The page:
I look forward to the Maker Faire next year, when I will have implemented the newer design for the data gloves and will have additional software to demonstrate. I plan on trying to put together a presentation on some form of performance art using the data gloves.

Small Plug-In Embedded Cellular Modem

Skywire plug-in modem

Skywire plug-in modem

The Skywire is a small plug-in embedded cellular modem. It uses a standard XBee form factor and 1xRTT CDMA operating mode to help developers minimize hardware and network costs. Its U.FL port ensures antenna flexibility.

The Skywire modem features a Telit CE910-DUAL wireless module and is available with bundled CDMA 1xRTT data plans from leading carriers, enabling developers to add fully compliant cellular connectivity without applying for certification. Future versions of the Skywire will support GSM and LTE. Skywire is smaller than many other embedded solutions and simple to deploy due to its bundled carrier service plans.

Skywire is available with a complete development kit that includes the cellular modem, a baseboard, an antenna, a power supply, debug cables, and a cellular service plan. The Skywire baseboard is an Arduino shield, which enables direct connection to an Arduino microcontroller.

Skywire modems cost $129 individually and $99 for 1,000-unit quantities. A complete development kit including the modem costs $262.

NimbeLink, LLC

Q&A: Jeremy Blum, Electrical Engineer, Entrepreneur, Author

Jeremy Blum

Jeremy Blum

Jeremy Blum, 23, has always been a self-proclaimed tinkerer. From Legos to 3-D printers, he has enjoyed learning about engineering both in and out of the classroom. A recent Cornell University College of Engineering graduate, Jeremy has written a book, started his own company, and traveled far to teach children about engineering and sustainable design. Jeremy, who lives in San Francisco, CA, is now working on Google’s Project Glass.—Nan Price, Associate Editor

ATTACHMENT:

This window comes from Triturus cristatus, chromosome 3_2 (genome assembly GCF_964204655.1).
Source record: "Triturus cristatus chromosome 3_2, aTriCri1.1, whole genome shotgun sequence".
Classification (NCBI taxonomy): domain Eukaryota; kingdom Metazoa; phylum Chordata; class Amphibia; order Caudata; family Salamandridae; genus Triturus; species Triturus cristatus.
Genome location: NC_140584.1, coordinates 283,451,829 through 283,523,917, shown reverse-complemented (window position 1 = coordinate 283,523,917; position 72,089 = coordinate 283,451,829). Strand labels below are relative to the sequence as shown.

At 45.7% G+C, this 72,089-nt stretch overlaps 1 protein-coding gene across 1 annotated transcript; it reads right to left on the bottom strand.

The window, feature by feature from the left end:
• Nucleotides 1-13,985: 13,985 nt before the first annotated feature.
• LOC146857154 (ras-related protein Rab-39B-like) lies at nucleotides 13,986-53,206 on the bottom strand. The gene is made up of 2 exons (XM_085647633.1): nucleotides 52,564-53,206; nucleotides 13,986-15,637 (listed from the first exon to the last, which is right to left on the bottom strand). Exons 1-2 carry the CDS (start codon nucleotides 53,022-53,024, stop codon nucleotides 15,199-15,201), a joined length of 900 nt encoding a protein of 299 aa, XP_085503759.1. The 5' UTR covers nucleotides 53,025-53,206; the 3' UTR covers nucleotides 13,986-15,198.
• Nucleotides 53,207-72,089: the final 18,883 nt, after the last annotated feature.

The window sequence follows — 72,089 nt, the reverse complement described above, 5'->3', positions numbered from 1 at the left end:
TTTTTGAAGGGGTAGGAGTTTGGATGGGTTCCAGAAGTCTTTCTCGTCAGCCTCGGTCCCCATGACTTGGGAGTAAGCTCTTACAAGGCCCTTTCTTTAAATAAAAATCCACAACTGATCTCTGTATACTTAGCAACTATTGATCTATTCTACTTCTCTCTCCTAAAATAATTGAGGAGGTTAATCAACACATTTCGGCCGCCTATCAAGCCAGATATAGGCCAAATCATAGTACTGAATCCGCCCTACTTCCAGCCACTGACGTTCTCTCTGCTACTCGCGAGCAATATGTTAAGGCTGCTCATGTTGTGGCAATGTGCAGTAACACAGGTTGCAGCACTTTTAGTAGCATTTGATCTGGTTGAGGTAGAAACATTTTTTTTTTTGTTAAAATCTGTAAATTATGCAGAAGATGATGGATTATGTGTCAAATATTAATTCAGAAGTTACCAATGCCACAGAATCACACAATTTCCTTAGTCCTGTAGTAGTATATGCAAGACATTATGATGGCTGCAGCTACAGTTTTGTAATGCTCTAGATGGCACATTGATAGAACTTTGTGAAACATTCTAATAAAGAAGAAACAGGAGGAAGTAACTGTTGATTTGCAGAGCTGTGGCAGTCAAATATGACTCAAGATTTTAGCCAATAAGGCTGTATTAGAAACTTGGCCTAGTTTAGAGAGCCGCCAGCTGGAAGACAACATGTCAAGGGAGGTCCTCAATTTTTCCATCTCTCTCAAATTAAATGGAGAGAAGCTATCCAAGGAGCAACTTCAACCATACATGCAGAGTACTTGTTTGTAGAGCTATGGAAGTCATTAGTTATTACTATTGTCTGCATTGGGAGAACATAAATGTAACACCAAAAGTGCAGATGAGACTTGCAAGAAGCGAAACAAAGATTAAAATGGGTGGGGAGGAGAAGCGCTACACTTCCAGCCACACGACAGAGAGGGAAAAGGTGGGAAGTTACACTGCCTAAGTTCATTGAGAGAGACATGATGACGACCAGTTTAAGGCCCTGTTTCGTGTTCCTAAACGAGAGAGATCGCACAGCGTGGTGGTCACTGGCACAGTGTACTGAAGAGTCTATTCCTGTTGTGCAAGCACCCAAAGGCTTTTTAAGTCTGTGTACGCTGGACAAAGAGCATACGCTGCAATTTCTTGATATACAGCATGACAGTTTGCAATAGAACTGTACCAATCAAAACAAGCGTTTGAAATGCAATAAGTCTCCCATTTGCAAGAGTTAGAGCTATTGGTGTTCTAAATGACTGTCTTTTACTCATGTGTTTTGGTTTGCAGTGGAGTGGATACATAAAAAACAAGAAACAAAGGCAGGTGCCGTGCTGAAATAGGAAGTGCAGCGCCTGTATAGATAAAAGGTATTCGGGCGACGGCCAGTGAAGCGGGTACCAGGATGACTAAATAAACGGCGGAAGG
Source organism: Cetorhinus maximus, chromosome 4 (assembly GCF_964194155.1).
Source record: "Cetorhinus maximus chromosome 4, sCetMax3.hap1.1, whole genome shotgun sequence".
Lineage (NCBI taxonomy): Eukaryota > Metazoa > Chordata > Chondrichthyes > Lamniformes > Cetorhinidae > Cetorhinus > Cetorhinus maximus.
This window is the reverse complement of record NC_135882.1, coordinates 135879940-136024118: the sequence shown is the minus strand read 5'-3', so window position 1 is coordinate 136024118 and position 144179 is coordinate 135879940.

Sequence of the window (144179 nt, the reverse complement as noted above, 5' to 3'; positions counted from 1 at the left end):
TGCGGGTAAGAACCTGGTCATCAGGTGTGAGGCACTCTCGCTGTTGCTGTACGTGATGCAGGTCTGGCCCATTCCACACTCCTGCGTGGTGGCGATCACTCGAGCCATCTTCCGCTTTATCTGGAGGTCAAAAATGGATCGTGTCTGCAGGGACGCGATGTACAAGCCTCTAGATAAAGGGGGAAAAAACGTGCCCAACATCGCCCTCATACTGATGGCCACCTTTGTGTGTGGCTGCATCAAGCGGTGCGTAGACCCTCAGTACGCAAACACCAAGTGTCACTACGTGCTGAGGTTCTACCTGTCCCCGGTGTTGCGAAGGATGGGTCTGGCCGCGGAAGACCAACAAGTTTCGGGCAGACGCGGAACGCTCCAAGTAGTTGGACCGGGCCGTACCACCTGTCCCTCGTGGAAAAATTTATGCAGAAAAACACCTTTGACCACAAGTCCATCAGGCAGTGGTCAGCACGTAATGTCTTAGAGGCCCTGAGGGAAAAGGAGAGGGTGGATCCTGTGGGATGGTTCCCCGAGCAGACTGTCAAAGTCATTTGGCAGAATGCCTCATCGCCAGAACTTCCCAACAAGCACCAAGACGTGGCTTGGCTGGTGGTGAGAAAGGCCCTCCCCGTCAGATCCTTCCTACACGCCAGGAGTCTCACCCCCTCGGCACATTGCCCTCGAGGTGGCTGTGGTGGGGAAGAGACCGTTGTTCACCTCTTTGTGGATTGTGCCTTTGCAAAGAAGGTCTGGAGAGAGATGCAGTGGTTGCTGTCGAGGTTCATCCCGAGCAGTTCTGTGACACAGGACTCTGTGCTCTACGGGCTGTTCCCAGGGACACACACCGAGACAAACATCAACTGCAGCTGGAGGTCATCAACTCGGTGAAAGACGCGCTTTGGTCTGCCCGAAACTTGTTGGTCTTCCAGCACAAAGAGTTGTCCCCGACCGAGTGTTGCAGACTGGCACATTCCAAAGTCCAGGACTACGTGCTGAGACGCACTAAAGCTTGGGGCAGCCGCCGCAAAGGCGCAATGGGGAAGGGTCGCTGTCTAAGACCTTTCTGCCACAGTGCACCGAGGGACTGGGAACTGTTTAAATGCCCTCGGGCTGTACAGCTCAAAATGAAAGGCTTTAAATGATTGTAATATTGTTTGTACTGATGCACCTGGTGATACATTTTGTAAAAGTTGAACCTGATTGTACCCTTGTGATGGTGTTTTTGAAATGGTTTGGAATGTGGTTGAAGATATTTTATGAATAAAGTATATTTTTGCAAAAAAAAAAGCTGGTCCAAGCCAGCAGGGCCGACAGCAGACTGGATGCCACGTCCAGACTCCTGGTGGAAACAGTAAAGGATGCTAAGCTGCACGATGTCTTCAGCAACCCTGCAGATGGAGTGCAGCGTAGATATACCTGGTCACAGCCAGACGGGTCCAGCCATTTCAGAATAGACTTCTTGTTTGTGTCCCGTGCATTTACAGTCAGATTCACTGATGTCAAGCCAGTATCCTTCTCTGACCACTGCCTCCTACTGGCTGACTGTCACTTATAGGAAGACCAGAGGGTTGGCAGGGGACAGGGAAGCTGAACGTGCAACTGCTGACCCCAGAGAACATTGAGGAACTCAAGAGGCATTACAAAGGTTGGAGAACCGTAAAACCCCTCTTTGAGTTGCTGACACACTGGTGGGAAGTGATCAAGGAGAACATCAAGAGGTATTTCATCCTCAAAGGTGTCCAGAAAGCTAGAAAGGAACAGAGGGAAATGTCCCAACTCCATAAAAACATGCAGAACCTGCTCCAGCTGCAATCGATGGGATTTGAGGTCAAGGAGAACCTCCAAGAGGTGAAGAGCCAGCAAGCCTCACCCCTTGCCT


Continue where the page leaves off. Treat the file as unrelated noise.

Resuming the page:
NAN: When did you start working with electronics?

JEREMY: I’ve been tinkering, in some form or another, ever since I figured out how to use my opposable thumbs. Admittedly, it wasn’t electronics from the offset. As with most engineers, I started with Legos. I quickly progressed to woodworking and I constructed several pieces of furniture over the course of a few years. It was only around the start of my high school career that I realized the extent to which I could express my creativity with electronics and software. I thrust myself into the (expensive) hobby of computer building and even built an online community around it. I financed my hobby through my two companies, which offered computer repair services and video production services. After working exclusively with computer hardware for a few years, I began to dive deeper into analog circuits, robotics, microcontrollers, and more.

NAN: Tell us about some of your early, pre-college projects.

JEREMY: My most complex early project was the novel prosthetic hand I developed in high school. The project was a finalist in the prestigious Intel Science Talent Search. I also did a variety of robotics and custom-computer builds. The summer before starting college, my friends and I built a robot capable of playing “Guitar Hero” with nearly 100% accuracy. That was my first foray into circuit board design and parallel programming. My most ridiculous computer project was a mineral oil-cooled computer. We submerged an entire computer in a fish tank filled with mineral oil (it was actually a lot of baby oil, but they are basically the same thing).

DeepNote Guitar Hero Robot

DeepNote Guitar Hero Robot

Mineral Oil-Cooled Computer

Mineral Oil-Cooled Computer